The last televised mayoral debate is tonight on KCAL, which means one more opportunity to point out that the candidates agree with each other on everything. That's been one of the recurring themes of the race: Eric Garcetti and Wendy Greuel are fundamentally the same.
The problem with that is not that it's wrong. Hell, we've written several versions of that ourselves. The problem is that it's useless. Voters who are trying to make up their minds don't need to know how alike the candidates are. They need to know the differences.
Here then is a user-friendly guide to the five key differences between Greuel and Garcetti. Clip it. Save it. Take it with you to the polls on May 21.
At last Tuesday's education debate, Greuel opened by saying, "There's probably no other subject where my opponent and I differ more than on the issue of education." That's probably true, if only because education is the most polarized issue on the landscape. Across the country, neoliberal reformers are doing battle with teachers' unions for control of school administrations, which forces everyone to pick a side. Back in January, Garcetti sided with the teachers, saying at a debate, "I'm sick of us bullying our teachers. We're so obsessed with firing the bad teachers, we forgot to lift up the good ones." That pushed Greuel into the arms of the reformers. Though she was tentative at first, she has embraced the reformers' cause more fully in recent weeks, bragging of her support from "parent revolutionaries" and criticizing Garcetti for his hesitation to back the "parent trigger" law, which allows parents to petition to take over schools. For the reformers, the only concern is that Greuel seems not as willing as the current mayor, Antonio Villaraigosa, to take big risks for the cause. For the teachers' unions who backed Garcetti, the concern is that while he would be better than Greuel, he might not be the most loyal ally. He supports the most popular elements of education reform, like charter schools, and has called for a lessening of the conflict between the two sides.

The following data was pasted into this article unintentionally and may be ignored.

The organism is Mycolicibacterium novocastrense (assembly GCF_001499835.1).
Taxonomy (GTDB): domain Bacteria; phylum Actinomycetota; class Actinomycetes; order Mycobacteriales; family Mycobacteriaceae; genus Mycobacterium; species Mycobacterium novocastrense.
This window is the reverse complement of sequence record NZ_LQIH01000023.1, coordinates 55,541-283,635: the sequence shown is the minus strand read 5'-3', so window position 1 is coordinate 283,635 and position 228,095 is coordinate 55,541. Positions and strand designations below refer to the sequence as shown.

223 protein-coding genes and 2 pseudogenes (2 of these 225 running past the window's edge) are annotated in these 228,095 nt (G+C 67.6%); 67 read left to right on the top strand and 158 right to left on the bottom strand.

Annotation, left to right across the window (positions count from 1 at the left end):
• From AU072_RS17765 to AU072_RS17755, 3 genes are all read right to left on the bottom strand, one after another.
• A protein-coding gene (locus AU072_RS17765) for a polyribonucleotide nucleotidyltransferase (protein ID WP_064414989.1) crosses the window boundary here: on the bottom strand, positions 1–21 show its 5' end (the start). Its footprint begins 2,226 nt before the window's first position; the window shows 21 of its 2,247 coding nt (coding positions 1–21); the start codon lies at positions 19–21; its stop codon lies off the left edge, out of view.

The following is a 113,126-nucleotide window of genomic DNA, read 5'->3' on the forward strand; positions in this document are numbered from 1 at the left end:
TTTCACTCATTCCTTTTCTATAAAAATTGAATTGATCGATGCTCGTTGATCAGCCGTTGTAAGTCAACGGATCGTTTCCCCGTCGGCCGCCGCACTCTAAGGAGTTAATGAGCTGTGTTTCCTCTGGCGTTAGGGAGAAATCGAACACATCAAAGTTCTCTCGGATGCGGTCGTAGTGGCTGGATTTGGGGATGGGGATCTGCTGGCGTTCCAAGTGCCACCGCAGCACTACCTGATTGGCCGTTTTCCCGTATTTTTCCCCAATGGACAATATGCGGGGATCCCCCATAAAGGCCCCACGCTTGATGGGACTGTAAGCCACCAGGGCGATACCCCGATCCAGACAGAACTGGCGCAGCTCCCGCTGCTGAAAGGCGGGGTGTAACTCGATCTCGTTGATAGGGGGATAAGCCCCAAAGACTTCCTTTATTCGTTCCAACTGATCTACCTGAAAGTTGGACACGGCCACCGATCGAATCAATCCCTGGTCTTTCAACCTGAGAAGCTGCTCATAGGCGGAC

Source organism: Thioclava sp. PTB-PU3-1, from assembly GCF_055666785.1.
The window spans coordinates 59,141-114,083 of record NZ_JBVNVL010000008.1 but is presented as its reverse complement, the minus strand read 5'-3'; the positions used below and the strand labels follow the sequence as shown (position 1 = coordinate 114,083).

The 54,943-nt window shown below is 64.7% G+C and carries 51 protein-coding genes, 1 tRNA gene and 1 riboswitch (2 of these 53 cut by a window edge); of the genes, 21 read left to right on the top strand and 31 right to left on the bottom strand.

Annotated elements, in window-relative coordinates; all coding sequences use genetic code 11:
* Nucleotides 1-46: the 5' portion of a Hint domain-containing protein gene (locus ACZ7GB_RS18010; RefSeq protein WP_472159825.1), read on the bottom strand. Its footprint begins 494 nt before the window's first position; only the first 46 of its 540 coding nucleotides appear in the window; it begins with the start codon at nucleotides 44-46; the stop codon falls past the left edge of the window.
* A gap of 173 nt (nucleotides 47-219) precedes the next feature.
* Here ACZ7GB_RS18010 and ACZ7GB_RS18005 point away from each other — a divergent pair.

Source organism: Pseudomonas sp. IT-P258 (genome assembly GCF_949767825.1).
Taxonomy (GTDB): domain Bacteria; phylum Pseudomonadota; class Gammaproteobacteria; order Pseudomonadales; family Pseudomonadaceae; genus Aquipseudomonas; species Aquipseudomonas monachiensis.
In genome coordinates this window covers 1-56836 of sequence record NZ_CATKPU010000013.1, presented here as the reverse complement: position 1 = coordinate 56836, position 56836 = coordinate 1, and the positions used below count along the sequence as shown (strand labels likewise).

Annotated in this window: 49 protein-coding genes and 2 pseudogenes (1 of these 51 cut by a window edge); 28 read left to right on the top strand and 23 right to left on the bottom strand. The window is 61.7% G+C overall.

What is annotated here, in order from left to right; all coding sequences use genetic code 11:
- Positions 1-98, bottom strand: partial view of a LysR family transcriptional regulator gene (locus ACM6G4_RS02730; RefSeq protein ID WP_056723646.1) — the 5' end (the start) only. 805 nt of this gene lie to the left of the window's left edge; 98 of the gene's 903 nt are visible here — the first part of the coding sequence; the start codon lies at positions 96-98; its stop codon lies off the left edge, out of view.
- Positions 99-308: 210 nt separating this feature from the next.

Just by cutting a few checks to Greuel on the IBEW treasury, labor boss Brian D'Arcy has made himself the most controversial figure in the campaign. He's also made salaries at the Department of Water of Power the campaign's hottest issue. D'Arcy, who represents 90 percent of DWP workers, has invested nearly $4 million in Greuel. But while that has turned attention to his members' inflated salaries and the contract up for negotiation next year, salaries alone are not enough to explain his support for Greuel. After all, Garcetti also voted for IBEW's lavish contracts, and has shown little commitment to trimming DWP salaries if elected.
The deeper issue has to do with the green revolution that awaits the dirtiest utility in the West. The transition away from coal, and toward solar and wind, will happen regardless of who's mayor -- it's state law. But how it gets done is important, especially if you're the union boss who controls the utility. Garcetti is likely to rely more heavily on his environmental backers to guide the transition -- which could well bring him into conflict with D'Arcy. D'Arcy stands a good chance of winning such a battle, because he can threaten to turn off the lights by going on strike. With Greuel there would be no battle. She is much more likely to rely on D'Arcy and his lobbyist, Chris Modrzejewski, who has been an ardent supporter of her career and a frequent visitor to her office.